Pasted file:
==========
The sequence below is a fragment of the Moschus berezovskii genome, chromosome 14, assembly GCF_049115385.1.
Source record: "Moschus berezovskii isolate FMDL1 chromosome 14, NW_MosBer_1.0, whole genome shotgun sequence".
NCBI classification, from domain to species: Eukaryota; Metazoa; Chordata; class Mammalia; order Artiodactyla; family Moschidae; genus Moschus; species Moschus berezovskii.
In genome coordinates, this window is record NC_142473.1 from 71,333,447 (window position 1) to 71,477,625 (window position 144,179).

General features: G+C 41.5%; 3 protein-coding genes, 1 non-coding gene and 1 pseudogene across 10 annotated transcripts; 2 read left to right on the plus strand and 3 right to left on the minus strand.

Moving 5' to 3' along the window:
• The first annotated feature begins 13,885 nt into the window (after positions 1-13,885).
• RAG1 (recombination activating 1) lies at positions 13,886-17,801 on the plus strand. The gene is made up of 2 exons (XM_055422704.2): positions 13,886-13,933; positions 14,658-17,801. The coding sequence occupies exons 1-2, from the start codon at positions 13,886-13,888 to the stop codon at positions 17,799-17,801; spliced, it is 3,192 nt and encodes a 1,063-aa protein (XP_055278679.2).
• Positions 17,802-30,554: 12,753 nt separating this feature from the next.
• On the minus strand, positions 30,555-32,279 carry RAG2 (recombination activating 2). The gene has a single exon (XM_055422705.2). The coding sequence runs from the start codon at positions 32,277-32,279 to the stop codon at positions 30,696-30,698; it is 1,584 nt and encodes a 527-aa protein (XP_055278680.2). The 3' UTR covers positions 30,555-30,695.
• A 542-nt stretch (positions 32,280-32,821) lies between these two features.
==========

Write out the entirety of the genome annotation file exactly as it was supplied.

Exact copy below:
The sequence below is a fragment of the Moschus berezovskii genome, chromosome 14, assembly GCF_049115385.1.
Source record: "Moschus berezovskii isolate FMDL1 chromosome 14, NW_MosBer_1.0, whole genome shotgun sequence".
NCBI classification, from domain to species: Eukaryota; Metazoa; Chordata; class Mammalia; order Artiodactyla; family Moschidae; genus Moschus; species Moschus berezovskii.
In genome coordinates, this window is record NC_142473.1 from 71,333,447 (window position 1) to 71,477,625 (window position 144,179).

General features: G+C 41.5%; 3 protein-coding genes, 1 non-coding gene and 1 pseudogene across 10 annotated transcripts; 2 read left to right on the plus strand and 3 right to left on the minus strand.

Moving 5' to 3' along the window:
• The first annotated feature begins 13,885 nt into the window (after positions 1-13,885).
• RAG1 (recombination activating 1) lies at positions 13,886-17,801 on the plus strand. The gene is made up of 2 exons (XM_055422704.2): positions 13,886-13,933; positions 14,658-17,801. The coding sequence occupies exons 1-2, from the start codon at positions 13,886-13,888 to the stop codon at positions 17,799-17,801; spliced, it is 3,192 nt and encodes a 1,063-aa protein (XP_055278679.2).
• Positions 17,802-30,554: 12,753 nt separating this feature from the next.
• On the minus strand, positions 30,555-32,279 carry RAG2 (recombination activating 2). The gene has a single exon (XM_055422705.2). The coding sequence runs from the start codon at positions 32,277-32,279 to the stop codon at positions 30,696-30,698; it is 1,584 nt and encodes a 527-aa protein (XP_055278680.2). The 3' UTR covers positions 30,555-30,695.
• A 542-nt stretch (positions 32,280-32,821) lies between these two features.